SADC Correspondent | Oct 30, 2018 | 0
Fuel theft crippling industry
As fuel prices soar and remains unstable, so does fuel theft at local service stations. Even though no official statistics are kept of fuel theft cases, theft of fuel is a growing problem in Namibia, says chairman of the Association of Service Station Owners (ASSO), Rupert Harmse.
It is not known how much fuel theft costs the industry annually as no official statistics are kept but according to Harmse, fuel theft is common amongst commercial retailers and operators, and is difficult to spot.
“We are aware of a number of major cases of fuel theft taking place from wholesalers’ depots or between depot and transport to the retail outlets. These are however dealt with by the oil companies. We don’t believe that specific statistics are kept on this,” he said.
Harmse added that retailers were constantly facing a battle managing cost components of their businesses within an industry with fixed profit margins retrospectively applied.
He cautions: “Theft at retail outlets is an ongoing problem experienced all over the world and requires retailers to be constantly on the lookout to ensure that they immediately pick up on cases of theft. They should do daily stock taking and implement the necessary measures to pick up on and prevent and stop theft and card fraud taking place.”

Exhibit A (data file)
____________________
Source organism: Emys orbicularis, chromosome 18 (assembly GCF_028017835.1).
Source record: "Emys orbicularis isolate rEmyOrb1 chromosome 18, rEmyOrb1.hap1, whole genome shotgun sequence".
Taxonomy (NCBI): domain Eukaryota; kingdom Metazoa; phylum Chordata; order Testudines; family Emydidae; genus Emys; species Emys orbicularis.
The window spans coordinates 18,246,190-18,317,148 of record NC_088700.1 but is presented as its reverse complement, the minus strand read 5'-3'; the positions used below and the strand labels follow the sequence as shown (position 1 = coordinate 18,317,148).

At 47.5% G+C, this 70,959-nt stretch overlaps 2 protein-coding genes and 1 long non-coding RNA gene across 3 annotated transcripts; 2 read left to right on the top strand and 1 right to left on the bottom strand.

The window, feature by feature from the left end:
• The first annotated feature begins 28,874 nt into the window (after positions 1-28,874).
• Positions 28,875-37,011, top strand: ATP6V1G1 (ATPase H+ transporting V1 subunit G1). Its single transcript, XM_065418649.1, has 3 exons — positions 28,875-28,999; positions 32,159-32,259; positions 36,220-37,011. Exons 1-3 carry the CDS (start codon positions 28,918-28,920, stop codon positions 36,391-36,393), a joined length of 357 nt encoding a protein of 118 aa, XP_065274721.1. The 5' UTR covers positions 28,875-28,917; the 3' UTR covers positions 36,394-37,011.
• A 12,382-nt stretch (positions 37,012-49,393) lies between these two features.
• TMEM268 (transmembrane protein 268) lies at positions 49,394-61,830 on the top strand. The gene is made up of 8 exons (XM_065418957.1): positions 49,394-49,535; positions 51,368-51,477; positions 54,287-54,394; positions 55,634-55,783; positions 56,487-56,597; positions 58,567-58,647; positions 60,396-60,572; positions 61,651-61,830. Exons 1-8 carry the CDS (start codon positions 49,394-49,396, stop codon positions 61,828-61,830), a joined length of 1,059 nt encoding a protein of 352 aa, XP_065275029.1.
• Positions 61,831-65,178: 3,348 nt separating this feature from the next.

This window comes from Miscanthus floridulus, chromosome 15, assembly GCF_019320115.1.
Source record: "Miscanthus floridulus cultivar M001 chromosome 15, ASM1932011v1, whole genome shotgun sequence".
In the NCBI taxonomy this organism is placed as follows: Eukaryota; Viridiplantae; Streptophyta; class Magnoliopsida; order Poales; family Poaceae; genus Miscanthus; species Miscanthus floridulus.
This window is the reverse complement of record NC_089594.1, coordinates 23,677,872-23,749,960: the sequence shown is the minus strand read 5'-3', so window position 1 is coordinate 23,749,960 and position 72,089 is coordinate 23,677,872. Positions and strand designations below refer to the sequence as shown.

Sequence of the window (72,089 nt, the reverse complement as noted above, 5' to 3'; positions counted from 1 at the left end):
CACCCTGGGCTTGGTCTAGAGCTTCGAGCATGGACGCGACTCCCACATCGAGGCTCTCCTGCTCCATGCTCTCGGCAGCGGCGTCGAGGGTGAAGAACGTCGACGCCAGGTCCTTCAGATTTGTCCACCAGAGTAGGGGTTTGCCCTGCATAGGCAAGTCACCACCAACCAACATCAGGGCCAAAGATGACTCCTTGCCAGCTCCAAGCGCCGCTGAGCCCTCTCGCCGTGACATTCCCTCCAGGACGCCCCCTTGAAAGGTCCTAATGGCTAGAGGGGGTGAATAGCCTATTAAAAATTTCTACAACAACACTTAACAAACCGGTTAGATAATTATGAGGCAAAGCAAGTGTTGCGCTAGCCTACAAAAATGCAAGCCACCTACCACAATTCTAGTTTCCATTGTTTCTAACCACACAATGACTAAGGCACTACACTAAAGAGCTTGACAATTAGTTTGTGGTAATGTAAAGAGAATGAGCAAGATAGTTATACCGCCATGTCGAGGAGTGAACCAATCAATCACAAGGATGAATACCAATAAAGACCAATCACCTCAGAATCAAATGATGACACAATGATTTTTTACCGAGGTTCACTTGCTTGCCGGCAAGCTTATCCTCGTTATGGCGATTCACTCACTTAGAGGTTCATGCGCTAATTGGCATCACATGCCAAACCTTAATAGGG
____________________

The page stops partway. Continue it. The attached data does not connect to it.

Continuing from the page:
In addition to fuel theft, Harmse said operators in the sector were losing out on profits due to card fraud.
“Often fleet cards are stolen and then fuel is bought with stolen cards. Due to current inadequacies in the fleet card system, the dealer cannot immediately become aware that a card is stolen. In most instances, the owner of the fleet card only realises a month later that cards are stolen and reports them. These cards have been extensively used and accepted by unsuspecting dealers. In most cases, it is the dealer who carries the loss and not the bank or the card owner,” he explained.
ASSO, as the representative body and voice of Namibian retailers, keeps a close eye on developments and challenges in the market and tries to be pro-active on events mindful of the impact thereof on retailers and their interest.
“As such we play an extremely valuable role on behalf of our members,” Harmse said.
It’s a non –profit organisation that serves the retail fuel industry on national level. The association is the link between government, oil companies, private sector and the local service station owners. It has over 180 members from across the country,composed of franchise representatives of Shell, Engen, Total and Puma Energy.